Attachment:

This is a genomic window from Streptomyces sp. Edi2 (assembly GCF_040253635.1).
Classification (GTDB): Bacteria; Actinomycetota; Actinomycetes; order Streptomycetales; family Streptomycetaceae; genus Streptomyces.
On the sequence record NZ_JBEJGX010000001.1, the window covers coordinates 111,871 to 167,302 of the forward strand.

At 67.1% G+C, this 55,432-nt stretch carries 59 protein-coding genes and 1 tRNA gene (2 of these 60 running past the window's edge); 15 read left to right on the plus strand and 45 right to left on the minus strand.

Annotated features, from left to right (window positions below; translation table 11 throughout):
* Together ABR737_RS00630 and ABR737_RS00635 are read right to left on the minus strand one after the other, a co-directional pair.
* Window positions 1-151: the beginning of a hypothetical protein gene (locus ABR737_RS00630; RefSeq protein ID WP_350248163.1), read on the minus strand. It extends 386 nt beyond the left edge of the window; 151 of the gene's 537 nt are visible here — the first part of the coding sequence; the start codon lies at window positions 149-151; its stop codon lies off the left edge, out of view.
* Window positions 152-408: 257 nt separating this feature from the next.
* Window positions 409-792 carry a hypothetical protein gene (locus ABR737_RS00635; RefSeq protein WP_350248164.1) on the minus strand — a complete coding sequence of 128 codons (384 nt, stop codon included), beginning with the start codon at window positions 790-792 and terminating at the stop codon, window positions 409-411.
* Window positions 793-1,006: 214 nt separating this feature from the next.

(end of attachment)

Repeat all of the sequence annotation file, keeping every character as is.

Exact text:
This is a genomic window from Streptomyces sp. Edi2 (assembly GCF_040253635.1).
Classification (GTDB): Bacteria; Actinomycetota; Actinomycetes; order Streptomycetales; family Streptomycetaceae; genus Streptomyces.
On the sequence record NZ_JBEJGX010000001.1, the window covers coordinates 111,871 to 167,302 of the forward strand.

At 67.1% G+C, this 55,432-nt stretch carries 59 protein-coding genes and 1 tRNA gene (2 of these 60 running past the window's edge); 15 read left to right on the plus strand and 45 right to left on the minus strand.

Annotated features, from left to right (window positions below; translation table 11 throughout):
* Together ABR737_RS00630 and ABR737_RS00635 are read right to left on the minus strand one after the other, a co-directional pair.
* Window positions 1-151: the beginning of a hypothetical protein gene (locus ABR737_RS00630; RefSeq protein ID WP_350248163.1), read on the minus strand. It extends 386 nt beyond the left edge of the window; 151 of the gene's 537 nt are visible here — the first part of the coding sequence; the start codon lies at window positions 149-151; its stop codon lies off the left edge, out of view.
* Window positions 152-408: 257 nt separating this feature from the next.
* Window positions 409-792 carry a hypothetical protein gene (locus ABR737_RS00635; RefSeq protein WP_350248164.1) on the minus strand — a complete coding sequence of 128 codons (384 nt, stop codon included), beginning with the start codon at window positions 790-792 and terminating at the stop codon, window positions 409-411.
* Window positions 793-1,006: 214 nt separating this feature from the next.